Thursday, July 23, 2015


Ruin me. That’s what I want. Money, that’s what I want. Life is a bent spectrum of absurdity and circumstantial evidence that vacillates in a bewildered pattern, throwing its passengers from side to side. It’s hard to say what you mean when everyone else lives in a black and white box or constant state of confusion. Energy and noise are the great equalizers that sometimes surpass the human condition of blankness and envy. Whether a pure situation is short lived or long lived, the impact remains if its victims are wholly consumed. The nocturnal breeze of distaste and pleasure comes and goes on its own terms.

Bunnygrunt was a band that almost ended before it even began in the hazy fog of mid 90s indie music. However, while they were there and slid into the future, the band left behind five full lengths and countless vinyl singles. Bunnygrunt has arrived again, fashionably late, and kicks out their own ephemeral and enigmatic jams in a reckless trash rock fashion that permeates with a grimy elegance. An interesting move for a band that made a name for itself with a sound that was firmly rooted in indie pop understatement. In the peculiar case of Bunnygrunt, it is the dawning of a new era. If you firmly close the door to the St. Louis band’s eclectic past, the new full length Vol. 4 is their first release.

A slurred speech of Wild Gift era X, Sonic Youth and the Fastbacks relentlessly inebriates its compulsive blur throughout this eight song power-garage blast bender. Vol. 4 is the cracked Rosetta Stone of teenage slacker ingenuity. Making out while blacking out, the desperation you feel when you’re stuck between the ages of 18 and 21. The sound of vandalizing your best friend’s apartment complex while popping ecstasy with the girl next door in an uneasy euphoria. An addictive and unnerving journey with trace evidence of the Rezillos, Vaselines, and Hüsker Dü scattered along the dark path to wherever you want to go. Fade in or fade out but the angst ridden background boom will drown out the silence of people living in silence.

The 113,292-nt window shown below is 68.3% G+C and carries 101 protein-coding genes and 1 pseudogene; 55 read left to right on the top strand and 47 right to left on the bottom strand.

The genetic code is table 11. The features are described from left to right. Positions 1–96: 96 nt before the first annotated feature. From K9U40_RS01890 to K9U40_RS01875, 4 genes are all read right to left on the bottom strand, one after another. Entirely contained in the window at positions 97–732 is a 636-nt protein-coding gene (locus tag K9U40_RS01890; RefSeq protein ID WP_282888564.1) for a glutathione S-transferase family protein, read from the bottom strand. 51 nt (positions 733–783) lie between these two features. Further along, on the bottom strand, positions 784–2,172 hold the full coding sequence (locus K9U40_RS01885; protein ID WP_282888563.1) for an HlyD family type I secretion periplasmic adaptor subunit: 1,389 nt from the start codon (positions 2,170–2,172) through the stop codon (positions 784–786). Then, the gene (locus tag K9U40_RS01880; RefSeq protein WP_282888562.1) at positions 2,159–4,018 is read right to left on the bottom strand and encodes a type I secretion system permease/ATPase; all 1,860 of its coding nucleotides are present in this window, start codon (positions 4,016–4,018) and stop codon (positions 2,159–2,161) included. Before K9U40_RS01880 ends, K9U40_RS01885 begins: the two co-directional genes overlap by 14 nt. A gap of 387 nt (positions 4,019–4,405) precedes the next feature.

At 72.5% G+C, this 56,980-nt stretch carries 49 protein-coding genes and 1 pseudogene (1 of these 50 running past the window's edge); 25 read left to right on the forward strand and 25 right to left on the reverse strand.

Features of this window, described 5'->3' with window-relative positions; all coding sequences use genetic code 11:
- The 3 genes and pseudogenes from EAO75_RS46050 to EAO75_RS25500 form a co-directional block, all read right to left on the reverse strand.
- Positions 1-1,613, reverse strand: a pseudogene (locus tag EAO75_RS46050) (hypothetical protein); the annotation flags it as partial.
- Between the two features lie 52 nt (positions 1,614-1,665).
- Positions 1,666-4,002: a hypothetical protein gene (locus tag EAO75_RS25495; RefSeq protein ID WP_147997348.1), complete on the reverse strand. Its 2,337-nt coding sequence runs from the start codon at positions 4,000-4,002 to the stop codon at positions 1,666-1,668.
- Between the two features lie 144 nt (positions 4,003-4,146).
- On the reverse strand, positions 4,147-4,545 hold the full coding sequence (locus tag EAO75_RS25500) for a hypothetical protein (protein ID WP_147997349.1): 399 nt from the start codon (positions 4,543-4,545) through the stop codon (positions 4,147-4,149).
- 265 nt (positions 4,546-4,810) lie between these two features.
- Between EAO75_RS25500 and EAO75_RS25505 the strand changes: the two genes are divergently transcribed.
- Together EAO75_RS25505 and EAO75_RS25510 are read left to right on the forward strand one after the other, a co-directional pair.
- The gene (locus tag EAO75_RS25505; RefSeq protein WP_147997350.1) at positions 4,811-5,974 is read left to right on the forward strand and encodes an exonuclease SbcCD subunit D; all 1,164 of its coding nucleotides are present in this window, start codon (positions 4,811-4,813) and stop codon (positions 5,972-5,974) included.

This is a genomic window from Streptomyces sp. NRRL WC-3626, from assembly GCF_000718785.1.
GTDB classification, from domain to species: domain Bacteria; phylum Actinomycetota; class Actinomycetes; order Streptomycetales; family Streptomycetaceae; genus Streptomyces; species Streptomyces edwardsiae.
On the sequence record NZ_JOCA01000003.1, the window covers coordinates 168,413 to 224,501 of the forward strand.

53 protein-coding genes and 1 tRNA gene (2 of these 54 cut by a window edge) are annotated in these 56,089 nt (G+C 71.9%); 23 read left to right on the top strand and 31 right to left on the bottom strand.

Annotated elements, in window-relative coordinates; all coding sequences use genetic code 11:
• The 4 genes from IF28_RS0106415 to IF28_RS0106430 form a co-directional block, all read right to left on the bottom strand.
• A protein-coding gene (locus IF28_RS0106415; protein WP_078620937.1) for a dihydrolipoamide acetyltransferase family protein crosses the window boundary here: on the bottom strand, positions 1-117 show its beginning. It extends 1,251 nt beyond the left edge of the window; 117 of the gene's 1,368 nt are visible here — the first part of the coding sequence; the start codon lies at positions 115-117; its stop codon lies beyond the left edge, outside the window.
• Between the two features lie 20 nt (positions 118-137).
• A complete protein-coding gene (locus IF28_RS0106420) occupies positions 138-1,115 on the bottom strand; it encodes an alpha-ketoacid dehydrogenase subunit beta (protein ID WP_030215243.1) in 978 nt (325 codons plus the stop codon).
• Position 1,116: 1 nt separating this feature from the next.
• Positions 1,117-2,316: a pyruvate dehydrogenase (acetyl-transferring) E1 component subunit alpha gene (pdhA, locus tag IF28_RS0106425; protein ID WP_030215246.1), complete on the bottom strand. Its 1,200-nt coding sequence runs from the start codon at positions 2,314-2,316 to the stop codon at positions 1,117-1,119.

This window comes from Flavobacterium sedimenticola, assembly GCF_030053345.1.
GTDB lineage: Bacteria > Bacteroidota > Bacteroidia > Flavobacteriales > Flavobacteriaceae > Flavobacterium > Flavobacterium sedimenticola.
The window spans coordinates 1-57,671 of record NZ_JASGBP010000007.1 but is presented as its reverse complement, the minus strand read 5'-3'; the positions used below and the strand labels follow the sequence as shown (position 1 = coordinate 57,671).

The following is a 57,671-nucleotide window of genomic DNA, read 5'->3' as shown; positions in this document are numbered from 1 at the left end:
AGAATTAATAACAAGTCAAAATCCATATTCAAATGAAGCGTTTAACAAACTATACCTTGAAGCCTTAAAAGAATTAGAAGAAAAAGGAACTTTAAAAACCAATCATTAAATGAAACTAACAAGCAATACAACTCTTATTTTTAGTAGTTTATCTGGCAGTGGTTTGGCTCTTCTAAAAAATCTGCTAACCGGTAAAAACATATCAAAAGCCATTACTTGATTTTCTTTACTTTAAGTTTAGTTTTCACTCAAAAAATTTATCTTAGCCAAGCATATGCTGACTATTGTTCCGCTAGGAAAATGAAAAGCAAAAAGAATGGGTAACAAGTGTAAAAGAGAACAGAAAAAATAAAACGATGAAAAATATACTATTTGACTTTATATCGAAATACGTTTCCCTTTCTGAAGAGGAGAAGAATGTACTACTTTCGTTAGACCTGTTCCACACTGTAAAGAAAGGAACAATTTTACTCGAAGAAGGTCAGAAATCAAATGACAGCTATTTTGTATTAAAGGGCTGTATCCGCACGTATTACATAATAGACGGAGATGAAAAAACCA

The track “I Quit, Mr. White” is an exceptional standout among this eccentric and euphonious chemical rearrangement of modern music. It has one of those melancholy melodies that rocks and haunts you at the same time. “Open My Eyes” and “Still Chooglin” cruise into overdrive with diabolical verse and chorus combos that crack like a lit match on lighter fluid. “The Book that I Wrote” and “Just Like Old Times” deliver solid hooks and crunchy instrumentation with the outcome being disheveled and instantly memorable. “Frankie is a Killer” is a choice cut among this collection for the sheer fact it sounds exactly like one of those obscure punk tracks from the infamous Killed By Death volumes.

On a final and tastefully stinging note, the band deviously sneaks a post-punk opus on the listener entitled “Chunt Bump”. At a duration of 7 minutes, you would expect some kind of pretentious filler. This track rocks purely and intelligently with harmonious disarrayed chords and tempo changes that actually blend into a beautiful lament of days gone by, insatiable cravings, and the state of being stuck. The composition builds into a Tubeway Army like finale and uses a repetition of eerily pretty notes to burrow its way into the center of your mind. After all, isn’t that what reality is? What exists in the center of our minds? Our memories and our perception define all, whether it really happened or not. The facts don’t matter but this record certainly does. Five stars out of five stars.

--Kevin McGovern